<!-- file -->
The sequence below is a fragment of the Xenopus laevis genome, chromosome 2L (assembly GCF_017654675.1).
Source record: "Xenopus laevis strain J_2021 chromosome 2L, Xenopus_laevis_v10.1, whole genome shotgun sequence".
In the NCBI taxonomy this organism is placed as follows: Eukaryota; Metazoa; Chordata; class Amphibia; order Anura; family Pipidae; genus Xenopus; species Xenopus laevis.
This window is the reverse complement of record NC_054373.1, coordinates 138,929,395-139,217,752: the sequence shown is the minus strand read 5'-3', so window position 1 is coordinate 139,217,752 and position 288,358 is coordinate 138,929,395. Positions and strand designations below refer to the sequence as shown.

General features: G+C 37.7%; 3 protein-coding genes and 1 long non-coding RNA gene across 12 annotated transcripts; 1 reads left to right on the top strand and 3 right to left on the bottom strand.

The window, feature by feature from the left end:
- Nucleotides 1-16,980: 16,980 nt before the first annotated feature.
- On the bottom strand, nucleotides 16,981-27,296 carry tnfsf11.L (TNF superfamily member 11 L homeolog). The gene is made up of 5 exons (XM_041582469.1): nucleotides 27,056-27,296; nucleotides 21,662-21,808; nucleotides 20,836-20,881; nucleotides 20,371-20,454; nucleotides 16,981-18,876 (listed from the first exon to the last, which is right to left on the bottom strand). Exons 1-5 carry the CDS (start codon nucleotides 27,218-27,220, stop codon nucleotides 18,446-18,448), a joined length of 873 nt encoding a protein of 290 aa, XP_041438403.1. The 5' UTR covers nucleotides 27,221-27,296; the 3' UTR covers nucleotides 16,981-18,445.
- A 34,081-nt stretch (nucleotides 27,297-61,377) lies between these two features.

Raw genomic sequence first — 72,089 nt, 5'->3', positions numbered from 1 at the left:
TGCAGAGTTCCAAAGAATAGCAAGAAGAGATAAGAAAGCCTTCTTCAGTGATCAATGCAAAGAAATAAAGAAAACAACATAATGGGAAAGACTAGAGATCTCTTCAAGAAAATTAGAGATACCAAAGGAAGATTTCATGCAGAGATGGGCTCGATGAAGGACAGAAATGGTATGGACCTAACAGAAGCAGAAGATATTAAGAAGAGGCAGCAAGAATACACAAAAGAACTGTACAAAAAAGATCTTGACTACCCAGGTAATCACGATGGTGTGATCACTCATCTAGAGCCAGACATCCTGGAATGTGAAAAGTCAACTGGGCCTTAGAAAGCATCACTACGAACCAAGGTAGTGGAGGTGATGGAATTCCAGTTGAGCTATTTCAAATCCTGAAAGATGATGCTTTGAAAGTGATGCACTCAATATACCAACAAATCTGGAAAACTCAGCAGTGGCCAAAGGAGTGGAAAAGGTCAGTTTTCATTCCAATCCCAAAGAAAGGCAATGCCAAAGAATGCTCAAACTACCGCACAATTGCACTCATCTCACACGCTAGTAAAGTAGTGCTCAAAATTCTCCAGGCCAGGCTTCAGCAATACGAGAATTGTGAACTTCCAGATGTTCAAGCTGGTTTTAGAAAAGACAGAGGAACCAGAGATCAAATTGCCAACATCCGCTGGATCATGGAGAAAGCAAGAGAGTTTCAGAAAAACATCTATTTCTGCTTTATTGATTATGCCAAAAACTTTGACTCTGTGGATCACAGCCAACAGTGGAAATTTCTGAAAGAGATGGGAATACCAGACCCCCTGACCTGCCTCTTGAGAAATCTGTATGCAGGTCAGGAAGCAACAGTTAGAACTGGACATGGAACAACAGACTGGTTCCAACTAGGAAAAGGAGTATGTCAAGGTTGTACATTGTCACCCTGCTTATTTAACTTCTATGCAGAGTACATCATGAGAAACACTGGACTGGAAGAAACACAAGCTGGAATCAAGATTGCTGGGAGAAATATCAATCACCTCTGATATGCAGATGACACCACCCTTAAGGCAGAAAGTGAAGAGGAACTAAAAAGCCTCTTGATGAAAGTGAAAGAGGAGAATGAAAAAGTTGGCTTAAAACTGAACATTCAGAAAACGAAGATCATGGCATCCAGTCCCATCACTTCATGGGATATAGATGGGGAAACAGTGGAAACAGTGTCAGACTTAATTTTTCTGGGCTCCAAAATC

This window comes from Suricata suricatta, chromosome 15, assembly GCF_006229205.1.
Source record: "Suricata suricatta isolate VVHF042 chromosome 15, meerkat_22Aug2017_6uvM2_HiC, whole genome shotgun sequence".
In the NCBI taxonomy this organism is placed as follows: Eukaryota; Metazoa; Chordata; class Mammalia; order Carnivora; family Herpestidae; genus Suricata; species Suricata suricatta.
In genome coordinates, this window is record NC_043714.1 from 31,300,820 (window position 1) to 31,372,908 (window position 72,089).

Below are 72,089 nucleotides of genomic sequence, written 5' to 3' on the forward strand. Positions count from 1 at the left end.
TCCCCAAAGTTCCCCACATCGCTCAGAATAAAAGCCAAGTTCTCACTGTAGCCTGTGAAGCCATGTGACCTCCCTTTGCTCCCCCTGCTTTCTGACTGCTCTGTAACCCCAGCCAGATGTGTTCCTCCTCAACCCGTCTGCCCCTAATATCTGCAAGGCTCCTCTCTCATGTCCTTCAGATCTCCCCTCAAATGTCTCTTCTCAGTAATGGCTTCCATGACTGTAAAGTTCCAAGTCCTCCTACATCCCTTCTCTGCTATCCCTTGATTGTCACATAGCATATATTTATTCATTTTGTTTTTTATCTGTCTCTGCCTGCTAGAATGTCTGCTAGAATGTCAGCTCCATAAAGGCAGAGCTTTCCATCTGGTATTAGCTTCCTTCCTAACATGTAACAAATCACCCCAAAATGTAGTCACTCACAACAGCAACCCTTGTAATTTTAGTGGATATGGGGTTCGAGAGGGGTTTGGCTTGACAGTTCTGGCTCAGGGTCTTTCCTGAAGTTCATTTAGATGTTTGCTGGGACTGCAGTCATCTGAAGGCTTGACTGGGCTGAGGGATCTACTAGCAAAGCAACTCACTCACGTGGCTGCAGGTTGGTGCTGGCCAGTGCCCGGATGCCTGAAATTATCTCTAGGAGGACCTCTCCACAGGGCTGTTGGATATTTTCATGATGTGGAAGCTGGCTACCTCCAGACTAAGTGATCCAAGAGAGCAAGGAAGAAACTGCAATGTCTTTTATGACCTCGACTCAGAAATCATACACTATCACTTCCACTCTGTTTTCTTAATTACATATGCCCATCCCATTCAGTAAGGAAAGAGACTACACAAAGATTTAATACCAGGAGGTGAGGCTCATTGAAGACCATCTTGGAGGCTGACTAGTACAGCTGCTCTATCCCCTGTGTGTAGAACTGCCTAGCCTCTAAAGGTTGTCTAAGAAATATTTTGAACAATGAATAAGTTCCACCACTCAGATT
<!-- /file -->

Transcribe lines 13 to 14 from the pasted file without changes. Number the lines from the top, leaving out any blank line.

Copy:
Source record: "Suricata suricatta isolate VVHF042 chromosome 15, meerkat_22Aug2017_6uvM2_HiC, whole genome shotgun sequence".
In the NCBI taxonomy this organism is placed as follows: Eukaryota; Metazoa; Chordata; class Mammalia; order Carnivora; family Herpestidae; genus Suricata; species Suricata suricatta.